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Hypertension: The silent killer

Why is hypertension called the silent killer? Read on to learn about its symptoms and causes and ways to maintain a healthy blood pressure and reduce stress.

Hypertension: The silent killer

Hypertension, or high blood pressure, is a common condition that affects one out of every three adults.

Hypertension is also called the “Silent Killer” because it often has no symptoms. It is a common condition in which the force of the blood against the artery walls is too high.

Exercise or emotional stress can increase the blood pressure. The increased blood pressure allows more blood to be pumped to the body to help the body cope with increased activity or stress. The body can tolerate a temporary rise in blood pressure.

Your health care provider can diagnose high blood pressure based on two or more in-office readings. A blood pressure reading of 120/80 is ideal. Anything above those numbers is considered to be high blood pressure.

1. Elevated blood pressure is when your systolic readings are between 120 and 129 and your diastolic reading is less than 80.

2. Stage 1 hypertension is more serious than elevated blood pressure. It happens when your systolic readings are between 130 and 139, or your diastolic readings are between 80 and 89.

3. Stage 2 hypertension is more serious than stage 1, and means that your systolic readings are at least 140, or your diastolic readings are at least 90.

4. Hypertensive crisis is when your systolic readings are over 180 and/or your diastolic readings are over 120. This is very serious. If you have it, you must see your health care provider right away.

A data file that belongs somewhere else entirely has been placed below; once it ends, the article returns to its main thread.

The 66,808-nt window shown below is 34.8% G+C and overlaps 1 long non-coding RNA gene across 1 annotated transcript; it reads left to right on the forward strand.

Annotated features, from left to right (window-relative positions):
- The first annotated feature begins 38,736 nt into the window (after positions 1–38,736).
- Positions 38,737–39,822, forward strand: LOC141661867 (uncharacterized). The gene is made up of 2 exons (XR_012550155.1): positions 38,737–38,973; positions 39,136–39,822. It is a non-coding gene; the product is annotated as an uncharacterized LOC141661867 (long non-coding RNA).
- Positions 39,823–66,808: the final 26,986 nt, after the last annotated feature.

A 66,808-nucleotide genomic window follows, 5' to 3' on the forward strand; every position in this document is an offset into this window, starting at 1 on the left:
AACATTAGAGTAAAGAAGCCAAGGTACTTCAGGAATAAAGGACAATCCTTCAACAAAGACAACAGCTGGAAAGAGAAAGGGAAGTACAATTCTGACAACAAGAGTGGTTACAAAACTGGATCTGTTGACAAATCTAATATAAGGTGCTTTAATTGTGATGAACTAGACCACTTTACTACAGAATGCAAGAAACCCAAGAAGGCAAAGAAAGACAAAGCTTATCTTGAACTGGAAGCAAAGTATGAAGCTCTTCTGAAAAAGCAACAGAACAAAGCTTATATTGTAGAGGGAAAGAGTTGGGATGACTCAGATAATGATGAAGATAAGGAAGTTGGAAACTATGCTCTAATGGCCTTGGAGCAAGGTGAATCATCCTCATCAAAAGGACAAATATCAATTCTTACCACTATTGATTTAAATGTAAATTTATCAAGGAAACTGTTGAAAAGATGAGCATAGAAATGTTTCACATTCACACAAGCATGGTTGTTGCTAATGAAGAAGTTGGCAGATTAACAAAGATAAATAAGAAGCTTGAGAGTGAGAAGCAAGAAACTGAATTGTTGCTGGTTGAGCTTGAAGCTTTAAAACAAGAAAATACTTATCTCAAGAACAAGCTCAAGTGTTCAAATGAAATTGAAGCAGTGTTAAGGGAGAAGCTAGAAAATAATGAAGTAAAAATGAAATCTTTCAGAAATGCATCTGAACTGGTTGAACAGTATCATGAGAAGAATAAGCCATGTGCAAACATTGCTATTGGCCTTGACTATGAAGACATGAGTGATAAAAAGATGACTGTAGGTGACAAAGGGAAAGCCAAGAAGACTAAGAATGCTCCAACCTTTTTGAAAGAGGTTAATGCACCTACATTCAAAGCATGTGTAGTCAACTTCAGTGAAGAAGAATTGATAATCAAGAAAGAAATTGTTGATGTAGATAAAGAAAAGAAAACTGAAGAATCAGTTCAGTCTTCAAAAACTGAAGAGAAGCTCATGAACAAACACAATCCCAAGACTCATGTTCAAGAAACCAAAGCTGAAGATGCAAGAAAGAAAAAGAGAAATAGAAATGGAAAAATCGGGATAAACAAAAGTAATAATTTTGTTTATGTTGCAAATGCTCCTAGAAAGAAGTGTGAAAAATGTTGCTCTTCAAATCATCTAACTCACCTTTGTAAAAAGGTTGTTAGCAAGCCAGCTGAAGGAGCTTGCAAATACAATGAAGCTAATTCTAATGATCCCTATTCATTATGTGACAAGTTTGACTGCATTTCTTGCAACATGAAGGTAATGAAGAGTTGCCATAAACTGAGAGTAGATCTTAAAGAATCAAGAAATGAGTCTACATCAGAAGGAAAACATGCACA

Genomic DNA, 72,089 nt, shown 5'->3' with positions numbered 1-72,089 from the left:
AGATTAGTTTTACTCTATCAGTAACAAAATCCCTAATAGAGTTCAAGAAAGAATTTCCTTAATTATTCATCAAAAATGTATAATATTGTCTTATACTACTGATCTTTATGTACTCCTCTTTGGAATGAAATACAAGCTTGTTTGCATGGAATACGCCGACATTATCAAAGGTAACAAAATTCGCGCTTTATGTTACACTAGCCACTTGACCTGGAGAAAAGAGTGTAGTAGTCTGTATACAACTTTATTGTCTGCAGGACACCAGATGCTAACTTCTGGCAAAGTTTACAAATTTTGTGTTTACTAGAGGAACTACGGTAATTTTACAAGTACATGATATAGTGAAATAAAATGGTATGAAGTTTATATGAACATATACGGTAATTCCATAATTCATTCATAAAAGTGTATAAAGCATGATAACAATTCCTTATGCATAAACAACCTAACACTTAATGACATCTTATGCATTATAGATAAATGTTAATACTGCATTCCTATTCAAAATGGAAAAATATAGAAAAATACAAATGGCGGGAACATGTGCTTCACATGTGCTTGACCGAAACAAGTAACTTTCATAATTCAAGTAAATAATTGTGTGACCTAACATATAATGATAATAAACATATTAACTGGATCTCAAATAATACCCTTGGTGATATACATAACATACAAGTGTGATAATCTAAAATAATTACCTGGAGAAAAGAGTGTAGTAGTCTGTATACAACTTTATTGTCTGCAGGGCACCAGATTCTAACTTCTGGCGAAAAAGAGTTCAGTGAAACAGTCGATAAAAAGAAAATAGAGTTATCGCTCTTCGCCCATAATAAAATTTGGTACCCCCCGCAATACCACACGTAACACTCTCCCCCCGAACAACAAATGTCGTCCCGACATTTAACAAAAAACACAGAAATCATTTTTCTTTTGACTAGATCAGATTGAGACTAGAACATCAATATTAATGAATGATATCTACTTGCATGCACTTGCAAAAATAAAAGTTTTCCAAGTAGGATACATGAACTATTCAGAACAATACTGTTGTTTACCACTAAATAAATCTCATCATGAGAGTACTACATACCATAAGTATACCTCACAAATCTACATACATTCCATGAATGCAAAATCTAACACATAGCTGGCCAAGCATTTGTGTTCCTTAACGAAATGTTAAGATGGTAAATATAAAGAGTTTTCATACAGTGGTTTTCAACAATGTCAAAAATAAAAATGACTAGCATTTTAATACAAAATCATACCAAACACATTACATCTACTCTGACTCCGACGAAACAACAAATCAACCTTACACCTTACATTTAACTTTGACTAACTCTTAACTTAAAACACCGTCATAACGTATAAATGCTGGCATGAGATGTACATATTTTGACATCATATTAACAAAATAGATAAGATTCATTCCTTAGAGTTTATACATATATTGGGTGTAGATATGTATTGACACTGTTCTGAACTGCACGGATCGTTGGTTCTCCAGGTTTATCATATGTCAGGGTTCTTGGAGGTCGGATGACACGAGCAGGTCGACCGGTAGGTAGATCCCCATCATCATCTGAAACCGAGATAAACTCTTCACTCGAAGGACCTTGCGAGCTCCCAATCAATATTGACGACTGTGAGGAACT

High blood pressure increases your risk of heart attack, stroke, and heart failure.

Causes of hypertension

The exact causes of hypertension are not known. But certain risk factors are associated with high blood pressure. Risk factors for high blood pressure include: Being overweight; eating a diet that is high in salt, and with saturated and trans fat; lack of physical activity; smoking tobacco products and drinking alcohol; and stress.

Certain health conditions increase the risk of hypertension. These include: high cholesterol, heart disease, and kidney disease. Though some people are at a higher risk of developing hypertension, anyone at any age can develop high blood pressure.

There is a higher chance of developing complications of high blood pressure if the patient has other medical conditions, such as: diabetes, high cholesterol, obesity, and/or previous strokes or heart attacks.

Controlling hypertension

High blood pressure can be controlled with lifestyle changes and medical treatment. Controlling hypertension involves a lifelong commitment to healthy eating and lifestyle habits. Medications may also be needed to bring high blood pressure back to normal.

Regular follow-up care with a health care provider is also essential to make sure that hypertension is controlled. A health care provider can also check for signs of complications.

Losing weight, exercising, and eating a healthier diet are usually all that patients need to do to bring their blood pressure levels back to normal. Eating a diet that is low in salt, and low in saturated and trans fat can help control high blood pressure.

Eating less saturated and trans fat not only helps people lose weight and keep blood pressure levels normal, but it also helps prevent heart attacks and strokes not related to hypertension.

Aerobic exercise can also help people reduce blood pressure as well as lose weight. It helps improve heart performance and decreases the chance of having a heart attack. Walking, biking, and swimming are all examples of aerobic exercise. Check with your health care provider before you begin an exercise program.

Quitting smoking if you smoke and avoiding alcohol can help control your blood pressure. Finding ways to control stress can also help. Stress can be managed through exercise and relaxation techniques such as meditation.


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